HARTFORD, CT — Gov. Dannel P. Malloy upset the teaching community in 2012 when he said all they had to do to achieve tenure was show up.
On Wednesday, he found himself again at odds with teachers again when he said he didn’t believe they would mind contributing two percent more to their pensions.
He said the Republican budget, which he plans to veto, fails by violating the underlying trust of teachers and depositing the additional two percent contribution into the general fund, instead of the teacher retirement account.
“That’s a problem in and of itself,” Malloy said.
Malloy said they haven’t had a discussion about increasing teachers’ contribution, “but I haven’t heard from teachers that they’re opposed to it. I haven’t heard from their association that they’re opposed to having their teacher’s pay an additional two percent.”
He added: “I wouldn’t take it off the table because apparently teachers support it.”
The Connecticut Education Association, which is the largest teacher’s union in the state, said that’s absolutely not true.
“Let me be absolutely clear, Governor Malloy — Connecticut teachers are against the teacher tax,” CEA President Sheila Cohen said. “The thousands of teachers who already contacted your office have said that it’s wrong to balance the budget on the backs of teachers. For you to say, ‘I wouldn’t take it off the table,’ indicates that you are considering leading with a tax on teachers in order to balance the budget. You are unfortunately disrespecting the dedicated teachers who spend their lives educating, supporting, and nurturing our children.”
Cohen said the association opposed a similar teacher tax when it was proposed briefly by House Democrats at the end of June.
Teachers have said they’re opposed to the tax in any future budget proposal too. On Tuesday in Norwalk, the Norwalk Federation of Teachers rallied against the tax with Senate Majority Leader Bob Duff.
“It is a secret tax. It singles out teachers, without the courage to lay it on the line and identify it, but just quietly hiding. Many are questioning its existence and saying it isn’t there, but it is,” Norwalk Federation of Teachers President Mary Yordon said at the rally.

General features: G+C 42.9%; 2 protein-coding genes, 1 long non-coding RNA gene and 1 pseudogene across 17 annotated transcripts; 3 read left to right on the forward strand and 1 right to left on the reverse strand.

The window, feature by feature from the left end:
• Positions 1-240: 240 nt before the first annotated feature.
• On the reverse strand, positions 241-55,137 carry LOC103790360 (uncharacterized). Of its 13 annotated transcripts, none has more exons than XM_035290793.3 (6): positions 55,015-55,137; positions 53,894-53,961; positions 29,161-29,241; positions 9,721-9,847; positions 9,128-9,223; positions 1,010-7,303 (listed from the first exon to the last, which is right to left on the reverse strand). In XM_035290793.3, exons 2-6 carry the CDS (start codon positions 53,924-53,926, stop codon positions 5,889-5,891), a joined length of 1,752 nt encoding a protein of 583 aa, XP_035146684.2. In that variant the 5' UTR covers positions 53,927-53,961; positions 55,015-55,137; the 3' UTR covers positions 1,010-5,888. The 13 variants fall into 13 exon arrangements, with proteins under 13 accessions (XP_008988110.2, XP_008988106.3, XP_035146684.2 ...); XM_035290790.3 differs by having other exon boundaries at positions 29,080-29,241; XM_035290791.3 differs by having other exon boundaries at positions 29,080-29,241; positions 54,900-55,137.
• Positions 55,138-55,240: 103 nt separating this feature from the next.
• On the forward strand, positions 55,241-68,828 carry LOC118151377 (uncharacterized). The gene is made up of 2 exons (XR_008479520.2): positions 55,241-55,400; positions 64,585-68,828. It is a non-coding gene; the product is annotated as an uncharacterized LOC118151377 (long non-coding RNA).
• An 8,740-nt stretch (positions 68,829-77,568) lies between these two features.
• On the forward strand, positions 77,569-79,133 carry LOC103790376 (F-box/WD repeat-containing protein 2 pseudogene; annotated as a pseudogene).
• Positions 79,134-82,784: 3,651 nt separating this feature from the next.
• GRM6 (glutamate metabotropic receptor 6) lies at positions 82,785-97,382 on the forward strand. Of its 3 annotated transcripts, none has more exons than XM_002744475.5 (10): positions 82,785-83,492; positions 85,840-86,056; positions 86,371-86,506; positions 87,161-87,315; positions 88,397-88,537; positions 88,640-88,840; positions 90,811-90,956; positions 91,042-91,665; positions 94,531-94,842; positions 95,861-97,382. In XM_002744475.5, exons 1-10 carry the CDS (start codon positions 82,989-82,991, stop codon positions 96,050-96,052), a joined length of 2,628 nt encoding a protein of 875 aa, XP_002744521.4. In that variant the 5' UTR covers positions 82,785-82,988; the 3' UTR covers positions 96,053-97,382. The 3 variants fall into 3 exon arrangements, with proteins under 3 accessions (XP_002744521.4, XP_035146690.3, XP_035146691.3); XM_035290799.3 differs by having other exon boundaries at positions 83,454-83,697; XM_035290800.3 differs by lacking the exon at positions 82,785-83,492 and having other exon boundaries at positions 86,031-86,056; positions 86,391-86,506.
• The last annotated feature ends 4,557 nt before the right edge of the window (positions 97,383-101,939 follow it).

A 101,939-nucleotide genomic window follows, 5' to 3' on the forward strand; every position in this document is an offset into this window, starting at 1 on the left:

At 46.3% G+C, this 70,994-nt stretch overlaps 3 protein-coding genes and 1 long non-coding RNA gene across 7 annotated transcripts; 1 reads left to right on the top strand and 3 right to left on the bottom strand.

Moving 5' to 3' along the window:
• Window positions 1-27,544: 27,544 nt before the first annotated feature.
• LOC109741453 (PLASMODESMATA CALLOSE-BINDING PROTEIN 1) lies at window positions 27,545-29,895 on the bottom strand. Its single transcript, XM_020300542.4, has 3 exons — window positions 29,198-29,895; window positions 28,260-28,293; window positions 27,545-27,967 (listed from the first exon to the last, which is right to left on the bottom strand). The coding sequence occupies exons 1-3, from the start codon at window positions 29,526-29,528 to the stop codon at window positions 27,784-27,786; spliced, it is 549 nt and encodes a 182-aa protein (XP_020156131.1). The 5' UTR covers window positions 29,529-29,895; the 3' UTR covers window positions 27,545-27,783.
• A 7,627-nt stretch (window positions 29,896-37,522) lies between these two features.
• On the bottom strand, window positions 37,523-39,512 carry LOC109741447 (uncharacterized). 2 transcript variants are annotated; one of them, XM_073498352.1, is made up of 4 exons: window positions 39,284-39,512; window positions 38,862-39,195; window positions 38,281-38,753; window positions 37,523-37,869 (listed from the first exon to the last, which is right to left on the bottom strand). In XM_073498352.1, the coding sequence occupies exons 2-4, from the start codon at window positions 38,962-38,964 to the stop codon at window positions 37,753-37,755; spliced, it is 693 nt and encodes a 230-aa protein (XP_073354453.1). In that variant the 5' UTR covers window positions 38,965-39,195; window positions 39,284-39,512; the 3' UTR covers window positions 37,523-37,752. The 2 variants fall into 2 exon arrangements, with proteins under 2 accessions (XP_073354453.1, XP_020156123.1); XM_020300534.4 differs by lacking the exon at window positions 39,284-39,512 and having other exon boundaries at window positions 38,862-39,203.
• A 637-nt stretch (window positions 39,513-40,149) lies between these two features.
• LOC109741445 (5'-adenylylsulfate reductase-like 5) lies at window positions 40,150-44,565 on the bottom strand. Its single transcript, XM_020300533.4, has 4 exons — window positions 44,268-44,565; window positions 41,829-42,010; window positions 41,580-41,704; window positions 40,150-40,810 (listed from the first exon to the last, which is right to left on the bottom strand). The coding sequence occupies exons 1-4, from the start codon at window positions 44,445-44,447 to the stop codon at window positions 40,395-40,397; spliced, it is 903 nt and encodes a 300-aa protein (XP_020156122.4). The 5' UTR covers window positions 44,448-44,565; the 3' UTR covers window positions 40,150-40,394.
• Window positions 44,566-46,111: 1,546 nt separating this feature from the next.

Cohen also said the association opposes Malloy’s proposed shift of teacher retirement responsibility from the state to towns.
She said the proposed reduction of state responsibility will unfairly increase local property taxes and result in further cuts to school budgets.
“Connecticut teachers are in favor of a fair budget that works for all of us and invests in public education. In order for our children to have the opportunities they deserve and to fulfill their potential, we must make their education a top priority,” Cohen said.
Last week teacher’s unions attended a rally where they called on Malloy to veto the Republican budget. They held signs that said: “Tax the rich not teachers.”
The sign was in reference to the Republican budget proposal that increases the amount teachers must contribute to their pensions by two percent over two years. However, under their plan that money isn’t immediately deposited into the teachers’ retirement account. The Republican budget places it in the general fund, which is why the Connecticut Education Association is calling it a tax on teachers.
Senate Republican President Len Fasano, R-North Haven, said it’s not their intention to keep the money in the general fund, but they had to put it somewhere before the actuaries are able to do an evaluation and recalculate the state’s contribution to the fund.
Malloy said last week that the Republican budget deposits the money in the general fund and “I think that’s illegal and would violate the trust requirement under law and probably would put the whole teacher pension fund in jeopardy.”
Teachers currently contribute six percent of their salaries to the fund. Fasano said the national average is closer to 10 percent, so Connecticut is behind.
Connecticut currently contributes about $1 billion annually to the Teachers’ Retirement System. That contribution could top $6.2 billion by 2032 due to years of underfunding. Connecticut didn’t start setting aside money to pay for teachers until around 1982.